Monday, November 28, 2011

Social Media: A tool to enhance your network or Avoid Rejection

This week's question garnered some fantastic responses from across the legal community. My original draft of this posting included many of these great insights, however two comments in particular seemed to capture the conflicting motivations for jumping on the social media bandwagon so well that I have tossed the rest. I encourage you to join the conversation and look forward to your comments and thoughts on the following arguments for the emphasis on social media in your business development.

Does the virtual world of networking impact one's ability (think skill set) to network face-to-face?

Donna DiMaggio Berger, Esq. • Managing Partner, Katzman Garfinkel & Berger @CondoandHOALaw  
If used to the exclusion of personal contact, then yes, total reliance on Social Media could very well weaken your ability to network effectively when other forums become necessary. However, when used in conjunction with more traditional meetings, events, seminars, etc., "knowing" someone even if just by name and dialogue through LI and other Social Media sites can be a really effective ice-breaker. Haven't we all experienced awkward networking events years ago where you scanned the room to see if there was anyone you knew or a group you could join in discussion? These days, most folks "know" each other at least in name thanks to Social Media which makes traditional networking a much more comfortable experience.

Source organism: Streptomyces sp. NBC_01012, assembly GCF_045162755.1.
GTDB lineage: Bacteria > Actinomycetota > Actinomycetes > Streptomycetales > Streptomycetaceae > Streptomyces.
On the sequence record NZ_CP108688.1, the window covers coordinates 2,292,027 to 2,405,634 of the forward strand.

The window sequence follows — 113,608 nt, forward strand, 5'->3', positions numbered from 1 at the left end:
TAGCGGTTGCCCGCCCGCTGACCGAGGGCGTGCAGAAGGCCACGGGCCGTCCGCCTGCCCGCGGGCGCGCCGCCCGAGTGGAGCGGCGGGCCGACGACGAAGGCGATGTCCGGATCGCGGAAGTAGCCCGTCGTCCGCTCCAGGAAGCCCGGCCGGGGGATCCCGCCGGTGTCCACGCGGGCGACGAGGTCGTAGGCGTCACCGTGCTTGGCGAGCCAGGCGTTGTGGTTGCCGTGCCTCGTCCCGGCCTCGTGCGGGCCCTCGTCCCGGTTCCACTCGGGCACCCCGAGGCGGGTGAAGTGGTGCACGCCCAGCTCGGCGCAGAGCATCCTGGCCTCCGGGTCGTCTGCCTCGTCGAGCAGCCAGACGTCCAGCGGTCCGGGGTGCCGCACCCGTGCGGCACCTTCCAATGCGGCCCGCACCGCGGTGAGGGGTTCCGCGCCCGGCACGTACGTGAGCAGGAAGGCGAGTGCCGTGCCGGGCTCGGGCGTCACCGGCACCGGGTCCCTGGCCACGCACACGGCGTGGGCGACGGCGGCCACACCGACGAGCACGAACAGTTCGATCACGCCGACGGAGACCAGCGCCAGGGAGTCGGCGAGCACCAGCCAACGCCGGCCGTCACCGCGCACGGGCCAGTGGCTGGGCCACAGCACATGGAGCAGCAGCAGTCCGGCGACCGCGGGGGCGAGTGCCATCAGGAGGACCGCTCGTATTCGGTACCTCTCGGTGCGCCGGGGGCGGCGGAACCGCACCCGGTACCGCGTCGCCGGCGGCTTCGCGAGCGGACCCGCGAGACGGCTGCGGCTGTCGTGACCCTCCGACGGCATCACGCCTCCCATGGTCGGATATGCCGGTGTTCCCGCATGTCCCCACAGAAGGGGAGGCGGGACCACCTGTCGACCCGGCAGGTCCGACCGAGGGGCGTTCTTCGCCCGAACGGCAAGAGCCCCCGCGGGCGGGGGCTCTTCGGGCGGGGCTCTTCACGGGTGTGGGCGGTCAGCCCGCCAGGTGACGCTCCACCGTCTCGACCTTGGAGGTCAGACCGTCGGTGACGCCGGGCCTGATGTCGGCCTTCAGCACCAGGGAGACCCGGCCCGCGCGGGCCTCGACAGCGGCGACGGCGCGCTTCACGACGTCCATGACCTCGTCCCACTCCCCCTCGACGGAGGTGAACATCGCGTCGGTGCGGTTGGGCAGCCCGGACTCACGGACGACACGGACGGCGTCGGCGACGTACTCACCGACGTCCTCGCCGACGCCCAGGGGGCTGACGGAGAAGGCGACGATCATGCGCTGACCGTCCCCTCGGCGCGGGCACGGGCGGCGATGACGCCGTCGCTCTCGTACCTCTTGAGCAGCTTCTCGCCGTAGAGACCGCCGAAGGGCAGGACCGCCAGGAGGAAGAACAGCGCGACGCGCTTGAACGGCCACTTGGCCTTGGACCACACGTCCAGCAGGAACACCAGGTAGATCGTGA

Josh Kotler • Owner at Western Digitech, Inc.  @Josh_Kotler
There is little doubt that it does. Networking is really about business development, which is ultimately geared toward selling your professional service. This type of selling is a very personal process, or at least it should be. Networking, and the selling that it ideally develops into, brings with it a certain amount of rejection which can be hard to handle for many people. Social media networking is less personal and therefore involves less emotional risk. So people over-utilize it to avoid a more personal form of rejection. The net result is that they often fail to make the personal connection that enables trust, which enables a professional business relationship to take root. Virtual networking is a good way to create credibility and to reinforce your other efforts, but selling professional relationships has to get personal at some point. You have to put yourself out there take some risks!
Do you think most people in careers that traditionally included networking are jumping on the social media bandwagon to enhance their effectiveness or avoid rejection?

Post your thoughtful responses for possible inclusion in next week's Blog:


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